Creating preventive maintenance plans for every piece of equipment
This is another lengthy but important task. Start by documenting the condition of the equipment as this can help prioritise its importance as part of your equipment maintenance plan. You’ll then need to get your specialist technicians to assess each part to decide when its next maintenance inspection is due and how frequently these inspections should be carried out. All this must be documented for easy future reference. If you physically tag each part, you may find it useful to use asset tracking software to digitally track your equipment.
What preventive measures are required?
This is a question you need to ask yourself at the same time you’re documenting the condition of your machinery. Take a note of the type of work needed to keep the equipment running smoothly and how long this work will take. You can estimate this according to prior corrective maintenance experiences or by referencing owner’s manuals and manufacturer recommendations, as well as documented industry standards. By recording this alongside the frequency of maintenance work, you should be able to plan ahead and schedule maintenance for times when you’re less busy of naturally non-operational, such as overnight perhaps. There may also be times when preventive maintenance can be done during run-time hours, and if this is the case it will less costly than getting the maintenance engineers in ‘out of hours’.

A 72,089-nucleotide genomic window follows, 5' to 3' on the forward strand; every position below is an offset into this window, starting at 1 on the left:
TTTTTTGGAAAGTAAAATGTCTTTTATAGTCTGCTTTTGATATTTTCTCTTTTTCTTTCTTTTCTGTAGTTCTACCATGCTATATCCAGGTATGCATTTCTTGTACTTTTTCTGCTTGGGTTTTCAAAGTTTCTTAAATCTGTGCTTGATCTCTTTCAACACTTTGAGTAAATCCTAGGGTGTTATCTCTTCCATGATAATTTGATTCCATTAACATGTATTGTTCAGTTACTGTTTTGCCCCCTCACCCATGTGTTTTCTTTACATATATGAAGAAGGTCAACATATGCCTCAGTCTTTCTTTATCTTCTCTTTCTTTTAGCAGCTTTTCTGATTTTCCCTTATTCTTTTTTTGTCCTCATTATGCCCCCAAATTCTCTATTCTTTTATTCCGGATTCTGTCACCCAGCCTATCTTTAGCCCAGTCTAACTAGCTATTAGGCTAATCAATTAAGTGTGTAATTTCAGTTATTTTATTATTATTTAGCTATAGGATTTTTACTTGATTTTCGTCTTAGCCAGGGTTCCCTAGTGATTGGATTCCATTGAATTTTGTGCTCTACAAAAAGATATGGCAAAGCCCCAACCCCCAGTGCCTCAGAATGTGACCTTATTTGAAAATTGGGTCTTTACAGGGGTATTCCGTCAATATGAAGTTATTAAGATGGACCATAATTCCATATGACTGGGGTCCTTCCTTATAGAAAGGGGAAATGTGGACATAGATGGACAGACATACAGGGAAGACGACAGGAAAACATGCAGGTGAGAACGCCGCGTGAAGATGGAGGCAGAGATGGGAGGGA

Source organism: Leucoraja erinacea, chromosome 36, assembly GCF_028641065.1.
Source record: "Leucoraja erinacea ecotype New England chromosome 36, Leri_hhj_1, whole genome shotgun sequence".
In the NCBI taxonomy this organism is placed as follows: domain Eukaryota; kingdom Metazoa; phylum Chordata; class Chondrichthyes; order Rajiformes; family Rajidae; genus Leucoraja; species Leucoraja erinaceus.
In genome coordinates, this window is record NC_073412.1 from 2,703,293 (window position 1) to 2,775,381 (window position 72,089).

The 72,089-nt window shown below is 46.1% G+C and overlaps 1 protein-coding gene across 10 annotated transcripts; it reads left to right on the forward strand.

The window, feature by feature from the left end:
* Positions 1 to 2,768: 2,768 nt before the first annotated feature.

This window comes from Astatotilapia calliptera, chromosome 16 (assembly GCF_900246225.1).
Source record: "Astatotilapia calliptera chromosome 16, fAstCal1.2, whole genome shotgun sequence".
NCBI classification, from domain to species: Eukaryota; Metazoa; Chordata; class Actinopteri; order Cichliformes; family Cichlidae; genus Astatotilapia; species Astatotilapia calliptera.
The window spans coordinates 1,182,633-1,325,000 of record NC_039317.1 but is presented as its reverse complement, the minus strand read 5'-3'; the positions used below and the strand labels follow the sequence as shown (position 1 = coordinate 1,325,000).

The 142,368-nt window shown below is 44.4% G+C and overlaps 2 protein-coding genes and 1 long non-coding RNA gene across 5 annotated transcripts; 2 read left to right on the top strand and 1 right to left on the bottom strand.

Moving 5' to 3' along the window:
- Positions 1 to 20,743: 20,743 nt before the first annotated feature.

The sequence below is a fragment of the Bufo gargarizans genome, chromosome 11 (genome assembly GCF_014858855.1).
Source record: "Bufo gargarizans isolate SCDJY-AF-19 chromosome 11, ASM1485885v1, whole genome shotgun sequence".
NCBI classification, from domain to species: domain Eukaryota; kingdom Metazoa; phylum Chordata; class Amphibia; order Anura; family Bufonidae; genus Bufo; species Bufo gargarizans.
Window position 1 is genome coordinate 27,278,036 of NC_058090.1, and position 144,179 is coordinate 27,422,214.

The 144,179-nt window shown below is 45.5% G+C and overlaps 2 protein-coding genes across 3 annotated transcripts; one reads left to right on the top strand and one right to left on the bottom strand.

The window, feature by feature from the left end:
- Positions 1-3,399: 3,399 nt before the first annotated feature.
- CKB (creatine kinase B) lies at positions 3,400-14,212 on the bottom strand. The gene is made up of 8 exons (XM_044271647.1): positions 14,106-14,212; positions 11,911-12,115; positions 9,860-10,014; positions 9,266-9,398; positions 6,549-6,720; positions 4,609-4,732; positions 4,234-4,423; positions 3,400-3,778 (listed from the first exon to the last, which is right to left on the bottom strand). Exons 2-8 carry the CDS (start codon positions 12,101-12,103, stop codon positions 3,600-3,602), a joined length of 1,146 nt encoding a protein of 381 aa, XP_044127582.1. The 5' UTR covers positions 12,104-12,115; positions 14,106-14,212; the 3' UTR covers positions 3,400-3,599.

What tools, equipment and parts are required?
Make sure your Equipment Maintenance Plan includes a list of the specialist tools that are needed to repair every piece of equipment. Include this on your spreadsheet and ensure that either you acquire the tools or that your maintenance team, or contractors are furnished with the tools they need. You also need to consider the materials that will be required and ensure that either you have a store of these or that you know where to source them in time for planned maintenance procedures.
How much time and money will all this take?
An Equipment Maintenance Plan is essential for assessing the planning and budgeting information you need to run your production facility in the most efficient manner possible. When assessing each piece of equipment and the work needed to keep it running, you should be able to estimate the annualised hours for performing the task, for shut-down of the equipment and which personnel are needed part by part. By doing this it will be possible to work out the cost to perform these tasks in the most optimal manner.
Scheduling preventative maintenance is critical to company operations since these occur regularly and involve time, energy and staff resources to complete. In creating an EMP, it is important to make a list of high priority items as these will be the starting points.
EMPs take time to be created and it is best to schedule the highest priority maintenance before overloading staff with tasks that rank lower on priority. The initial preventive maintenance goals established will direct which assets should be prioritized.
For example, it is important to identify which equipment is most costly to a company regarding repairs, downtime and value to operations. In this way you will be able to run your production lines in the most efficient and cost-effective way, boosting your bottom line.